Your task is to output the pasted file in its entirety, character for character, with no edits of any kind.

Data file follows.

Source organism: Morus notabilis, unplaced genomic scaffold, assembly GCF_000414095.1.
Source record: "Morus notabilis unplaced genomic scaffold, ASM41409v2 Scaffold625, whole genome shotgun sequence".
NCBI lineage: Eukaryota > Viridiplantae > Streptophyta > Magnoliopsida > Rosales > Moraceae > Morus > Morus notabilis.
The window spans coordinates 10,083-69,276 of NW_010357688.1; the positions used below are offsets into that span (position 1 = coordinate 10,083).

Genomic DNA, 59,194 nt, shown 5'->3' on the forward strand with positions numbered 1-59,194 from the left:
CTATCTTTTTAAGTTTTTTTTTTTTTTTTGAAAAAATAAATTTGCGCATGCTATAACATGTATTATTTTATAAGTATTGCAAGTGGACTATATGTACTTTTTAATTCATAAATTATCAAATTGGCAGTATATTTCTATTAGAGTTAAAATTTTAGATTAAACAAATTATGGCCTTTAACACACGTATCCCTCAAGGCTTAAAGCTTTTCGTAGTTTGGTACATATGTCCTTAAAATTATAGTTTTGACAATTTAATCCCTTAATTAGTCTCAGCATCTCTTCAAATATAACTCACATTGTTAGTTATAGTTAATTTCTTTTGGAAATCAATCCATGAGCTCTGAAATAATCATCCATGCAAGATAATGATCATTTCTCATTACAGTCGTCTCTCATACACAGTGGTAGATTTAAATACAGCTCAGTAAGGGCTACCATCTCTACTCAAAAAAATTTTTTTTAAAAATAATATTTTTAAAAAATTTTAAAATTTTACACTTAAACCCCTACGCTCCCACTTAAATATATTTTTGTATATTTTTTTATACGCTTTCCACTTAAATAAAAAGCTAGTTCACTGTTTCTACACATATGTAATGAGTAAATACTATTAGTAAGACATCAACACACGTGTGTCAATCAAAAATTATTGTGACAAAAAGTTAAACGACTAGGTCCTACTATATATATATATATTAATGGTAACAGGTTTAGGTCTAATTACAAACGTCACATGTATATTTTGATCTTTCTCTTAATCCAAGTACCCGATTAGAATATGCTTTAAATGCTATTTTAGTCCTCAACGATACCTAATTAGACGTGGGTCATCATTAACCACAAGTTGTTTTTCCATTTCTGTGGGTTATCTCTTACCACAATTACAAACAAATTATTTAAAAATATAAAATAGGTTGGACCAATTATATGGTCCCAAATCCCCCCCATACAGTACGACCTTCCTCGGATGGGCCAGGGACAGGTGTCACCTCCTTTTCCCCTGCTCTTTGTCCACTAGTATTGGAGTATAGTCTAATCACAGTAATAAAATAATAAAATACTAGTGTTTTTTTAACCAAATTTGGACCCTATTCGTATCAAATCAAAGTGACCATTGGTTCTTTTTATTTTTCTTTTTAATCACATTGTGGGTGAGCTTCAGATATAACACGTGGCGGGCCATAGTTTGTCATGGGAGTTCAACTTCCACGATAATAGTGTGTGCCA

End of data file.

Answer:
Source organism: Morus notabilis, unplaced genomic scaffold, assembly GCF_000414095.1.
Source record: "Morus notabilis unplaced genomic scaffold, ASM41409v2 Scaffold625, whole genome shotgun sequence".
NCBI lineage: Eukaryota > Viridiplantae > Streptophyta > Magnoliopsida > Rosales > Moraceae > Morus > Morus notabilis.
The window spans coordinates 10,083-69,276 of NW_010357688.1; the positions used below are offsets into that span (position 1 = coordinate 10,083).

Genomic DNA, 59,194 nt, shown 5'->3' on the forward strand with positions numbered 1-59,194 from the left:
CTATCTTTTTAAGTTTTTTTTTTTTTTTTGAAAAAATAAATTTGCGCATGCTATAACATGTATTATTTTATAAGTATTGCAAGTGGACTATATGTACTTTTTAATTCATAAATTATCAAATTGGCAGTATATTTCTATTAGAGTTAAAATTTTAGATTAAACAAATTATGGCCTTTAACACACGTATCCCTCAAGGCTTAAAGCTTTTCGTAGTTTGGTACATATGTCCTTAAAATTATAGTTTTGACAATTTAATCCCTTAATTAGTCTCAGCATCTCTTCAAATATAACTCACATTGTTAGTTATAGTTAATTTCTTTTGGAAATCAATCCATGAGCTCTGAAATAATCATCCATGCAAGATAATGATCATTTCTCATTACAGTCGTCTCTCATACACAGTGGTAGATTTAAATACAGCTCAGTAAGGGCTACCATCTCTACTCAAAAAAATTTTTTTTAAAAATAATATTTTTAAAAAATTTTAAAATTTTACACTTAAACCCCTACGCTCCCACTTAAATATATTTTTGTATATTTTTTTATACGCTTTCCACTTAAATAAAAAGCTAGTTCACTGTTTCTACACATATGTAATGAGTAAATACTATTAGTAAGACATCAACACACGTGTGTCAATCAAAAATTATTGTGACAAAAAGTTAAACGACTAGGTCCTACTATATATATATATATTAATGGTAACAGGTTTAGGTCTAATTACAAACGTCACATGTATATTTTGATCTTTCTCTTAATCCAAGTACCCGATTAGAATATGCTTTAAATGCTATTTTAGTCCTCAACGATACCTAATTAGACGTGGGTCATCATTAACCACAAGTTGTTTTTCCATTTCTGTGGGTTATCTCTTACCACAATTACAAACAAATTATTTAAAAATATAAAATAGGTTGGACCAATTATATGGTCCCAAATCCCCCCCATACAGTACGACCTTCCTCGGATGGGCCAGGGACAGGTGTCACCTCCTTTTCCCCTGCTCTTTGTCCACTAGTATTGGAGTATAGTCTAATCACAGTAATAAAATAATAAAATACTAGTGTTTTTTTAACCAAATTTGGACCCTATTCGTATCAAATCAAAGTGACCATTGGTTCTTTTTATTTTTCTTTTTAATCACATTGTGGGTGAGCTTCAGATATAACACGTGGCGGGCCATAGTTTGTCATGGGAGTTCAACTTCCACGATAATAGTGTGTGCCA